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By John Gaventa, Rajesh Tandon

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International health has always relied to some extent on non-statist forms of authority. g. White 2005). Yet what is emerging today appears different in several important respects. First, the sheer size, scope and resources of the health programmes concerned. Second, the predom­ inance of private, philanthropic and hybrid public–private arrangements, rather than international ones accountable to member states. And third, the moral authority that global health programmes can now exert in a globalized world of mobile people and microbes, where fears of epidemic spread and ideas of global health security abound (Dry 2008).

These have engaged with a particular disease context – in which, with HIV infection rates currently below 5 per cent,3 living with HIV is still a socially un­ usual experience – and a particular political-economic context. Notable features of the latter include President Jammeh’s democratically elected yet authoritarian regime,4 a long history of international donor and NGO involvement in developmental affairs, and two decades of intensifying neoliberal policies which have prioritized private business entrepreneurs and the coastal tourist industry, leaving the majority of Gambians in deep poverty and a grinding everyday struggle for livelihoods.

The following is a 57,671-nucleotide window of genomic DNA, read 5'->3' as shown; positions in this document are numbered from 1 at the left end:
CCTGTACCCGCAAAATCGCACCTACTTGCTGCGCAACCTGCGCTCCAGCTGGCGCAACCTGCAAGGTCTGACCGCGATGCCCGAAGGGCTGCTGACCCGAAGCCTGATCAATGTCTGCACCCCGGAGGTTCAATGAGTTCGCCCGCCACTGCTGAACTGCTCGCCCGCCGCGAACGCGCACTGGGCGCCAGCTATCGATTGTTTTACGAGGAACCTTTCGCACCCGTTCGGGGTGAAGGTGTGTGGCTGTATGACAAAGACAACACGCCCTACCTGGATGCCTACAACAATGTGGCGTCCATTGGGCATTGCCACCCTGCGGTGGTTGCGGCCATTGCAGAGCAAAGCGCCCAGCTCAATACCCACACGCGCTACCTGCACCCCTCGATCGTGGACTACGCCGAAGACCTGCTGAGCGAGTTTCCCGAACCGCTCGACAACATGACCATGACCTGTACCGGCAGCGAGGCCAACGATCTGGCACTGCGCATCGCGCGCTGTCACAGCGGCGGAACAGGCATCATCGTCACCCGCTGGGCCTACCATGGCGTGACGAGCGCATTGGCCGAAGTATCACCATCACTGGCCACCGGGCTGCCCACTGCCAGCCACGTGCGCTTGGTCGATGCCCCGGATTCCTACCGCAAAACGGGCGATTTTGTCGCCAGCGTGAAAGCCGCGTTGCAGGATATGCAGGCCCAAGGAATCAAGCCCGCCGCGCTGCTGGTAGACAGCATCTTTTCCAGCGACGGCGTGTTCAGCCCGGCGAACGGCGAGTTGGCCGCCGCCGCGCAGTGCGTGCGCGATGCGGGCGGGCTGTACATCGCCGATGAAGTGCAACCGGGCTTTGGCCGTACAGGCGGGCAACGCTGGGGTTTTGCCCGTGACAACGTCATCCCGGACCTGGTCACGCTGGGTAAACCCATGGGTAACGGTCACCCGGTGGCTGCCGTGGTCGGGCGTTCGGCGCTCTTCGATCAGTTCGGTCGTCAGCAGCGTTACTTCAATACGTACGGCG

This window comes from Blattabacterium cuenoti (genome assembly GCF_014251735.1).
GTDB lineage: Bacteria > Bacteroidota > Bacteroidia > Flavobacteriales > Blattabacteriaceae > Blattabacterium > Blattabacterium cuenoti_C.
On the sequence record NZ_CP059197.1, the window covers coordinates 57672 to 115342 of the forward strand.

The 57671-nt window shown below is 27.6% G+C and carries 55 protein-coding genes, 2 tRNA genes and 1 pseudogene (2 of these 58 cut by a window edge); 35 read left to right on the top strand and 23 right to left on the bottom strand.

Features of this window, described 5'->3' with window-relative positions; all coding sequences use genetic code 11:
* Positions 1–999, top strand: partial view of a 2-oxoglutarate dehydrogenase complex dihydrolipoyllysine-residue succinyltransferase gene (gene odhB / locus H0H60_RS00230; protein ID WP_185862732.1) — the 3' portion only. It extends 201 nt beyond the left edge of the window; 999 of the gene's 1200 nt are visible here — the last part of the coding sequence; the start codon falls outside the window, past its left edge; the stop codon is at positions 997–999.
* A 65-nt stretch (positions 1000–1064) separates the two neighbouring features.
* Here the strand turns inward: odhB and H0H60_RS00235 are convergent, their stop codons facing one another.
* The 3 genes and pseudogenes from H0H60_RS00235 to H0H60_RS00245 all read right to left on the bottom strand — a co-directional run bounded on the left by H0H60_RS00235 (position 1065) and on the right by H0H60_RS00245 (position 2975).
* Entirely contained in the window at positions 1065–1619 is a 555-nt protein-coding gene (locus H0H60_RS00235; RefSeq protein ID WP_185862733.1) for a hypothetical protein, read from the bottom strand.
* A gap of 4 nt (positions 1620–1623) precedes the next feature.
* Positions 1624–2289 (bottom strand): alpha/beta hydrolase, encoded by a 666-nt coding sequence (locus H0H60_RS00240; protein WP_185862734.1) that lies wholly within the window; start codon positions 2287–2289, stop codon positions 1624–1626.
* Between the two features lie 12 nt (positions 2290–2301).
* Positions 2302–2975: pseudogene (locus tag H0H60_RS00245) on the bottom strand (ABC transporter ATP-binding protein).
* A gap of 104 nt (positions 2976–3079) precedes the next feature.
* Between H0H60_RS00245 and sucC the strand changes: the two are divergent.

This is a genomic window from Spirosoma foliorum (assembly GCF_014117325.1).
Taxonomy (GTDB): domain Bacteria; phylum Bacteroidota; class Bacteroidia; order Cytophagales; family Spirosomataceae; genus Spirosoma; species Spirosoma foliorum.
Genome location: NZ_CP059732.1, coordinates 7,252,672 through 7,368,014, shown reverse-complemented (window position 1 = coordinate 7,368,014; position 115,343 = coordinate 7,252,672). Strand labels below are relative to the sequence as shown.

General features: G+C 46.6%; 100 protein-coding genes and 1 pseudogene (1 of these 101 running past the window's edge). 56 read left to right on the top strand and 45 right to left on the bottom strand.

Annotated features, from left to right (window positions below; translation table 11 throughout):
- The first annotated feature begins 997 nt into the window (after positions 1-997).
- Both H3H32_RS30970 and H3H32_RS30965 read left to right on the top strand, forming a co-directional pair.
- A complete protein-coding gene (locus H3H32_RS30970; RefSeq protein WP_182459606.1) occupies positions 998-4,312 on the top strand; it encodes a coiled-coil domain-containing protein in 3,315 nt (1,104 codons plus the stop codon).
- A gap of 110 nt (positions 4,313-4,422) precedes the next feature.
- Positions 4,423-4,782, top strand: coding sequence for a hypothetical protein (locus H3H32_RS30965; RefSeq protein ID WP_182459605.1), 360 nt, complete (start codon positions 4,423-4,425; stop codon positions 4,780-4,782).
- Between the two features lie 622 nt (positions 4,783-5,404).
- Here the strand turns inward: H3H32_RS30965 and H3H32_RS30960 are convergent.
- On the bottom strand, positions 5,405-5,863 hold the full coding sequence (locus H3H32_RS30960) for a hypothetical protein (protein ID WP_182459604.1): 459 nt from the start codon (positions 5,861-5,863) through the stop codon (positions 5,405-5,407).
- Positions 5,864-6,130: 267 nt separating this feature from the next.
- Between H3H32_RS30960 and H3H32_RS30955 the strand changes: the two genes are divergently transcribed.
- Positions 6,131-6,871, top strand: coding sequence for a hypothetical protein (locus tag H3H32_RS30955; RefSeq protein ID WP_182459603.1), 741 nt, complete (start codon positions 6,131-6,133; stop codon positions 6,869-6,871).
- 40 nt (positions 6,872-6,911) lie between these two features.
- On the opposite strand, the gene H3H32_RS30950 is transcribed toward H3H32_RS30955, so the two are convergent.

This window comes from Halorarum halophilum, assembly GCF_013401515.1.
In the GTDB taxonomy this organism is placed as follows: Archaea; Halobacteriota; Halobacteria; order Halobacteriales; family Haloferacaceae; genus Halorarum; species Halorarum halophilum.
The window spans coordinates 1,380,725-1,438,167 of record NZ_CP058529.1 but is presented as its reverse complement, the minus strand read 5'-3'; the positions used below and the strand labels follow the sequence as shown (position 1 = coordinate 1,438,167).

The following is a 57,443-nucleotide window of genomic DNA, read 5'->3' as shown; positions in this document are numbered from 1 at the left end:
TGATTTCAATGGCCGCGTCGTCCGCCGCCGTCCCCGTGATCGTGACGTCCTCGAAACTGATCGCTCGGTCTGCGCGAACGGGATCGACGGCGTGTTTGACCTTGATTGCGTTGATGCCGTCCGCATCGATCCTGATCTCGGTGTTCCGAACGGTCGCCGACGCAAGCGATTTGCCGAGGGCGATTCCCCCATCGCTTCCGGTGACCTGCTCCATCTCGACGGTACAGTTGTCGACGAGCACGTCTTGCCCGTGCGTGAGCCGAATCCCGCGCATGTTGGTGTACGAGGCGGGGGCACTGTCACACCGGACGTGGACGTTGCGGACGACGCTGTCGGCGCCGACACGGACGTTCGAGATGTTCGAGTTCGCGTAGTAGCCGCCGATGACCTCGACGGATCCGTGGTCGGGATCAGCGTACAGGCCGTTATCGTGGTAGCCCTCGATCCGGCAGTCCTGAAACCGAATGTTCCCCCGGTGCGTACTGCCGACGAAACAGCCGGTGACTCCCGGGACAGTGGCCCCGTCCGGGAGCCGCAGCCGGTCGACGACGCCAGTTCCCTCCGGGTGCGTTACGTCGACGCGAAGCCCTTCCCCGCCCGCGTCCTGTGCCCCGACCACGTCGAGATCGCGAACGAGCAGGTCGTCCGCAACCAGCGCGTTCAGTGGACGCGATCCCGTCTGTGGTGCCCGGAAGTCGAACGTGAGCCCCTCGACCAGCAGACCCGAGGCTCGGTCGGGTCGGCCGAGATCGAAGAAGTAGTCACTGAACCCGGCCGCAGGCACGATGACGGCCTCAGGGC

And S. Bernstein (2005) ‘Knowledge in power: the epistemic construction of global governance’, in M. Barnett and R. Duvall, Power in Global Governance, Cambridge: Cambridge University Press, pp. 294–340. Appadurai, A. (2000) ‘Grassroots globalization and the research imagination’, Public Culture, 12(1): 1–19. Archibugi, D. (2008) The Global Commonwealth of Citizens: Toward Cosmo­politan Democracy, Prince­ ton, NJ: Princeton University Press. Batliwala, S. (2002) ‘Grassroots ­movements as transnational ­actors: implications for global ­civil society’, Voluntas: Inter­ national Journal of Voluntary and Nonprofit Organizations, 13(4): 393–409.

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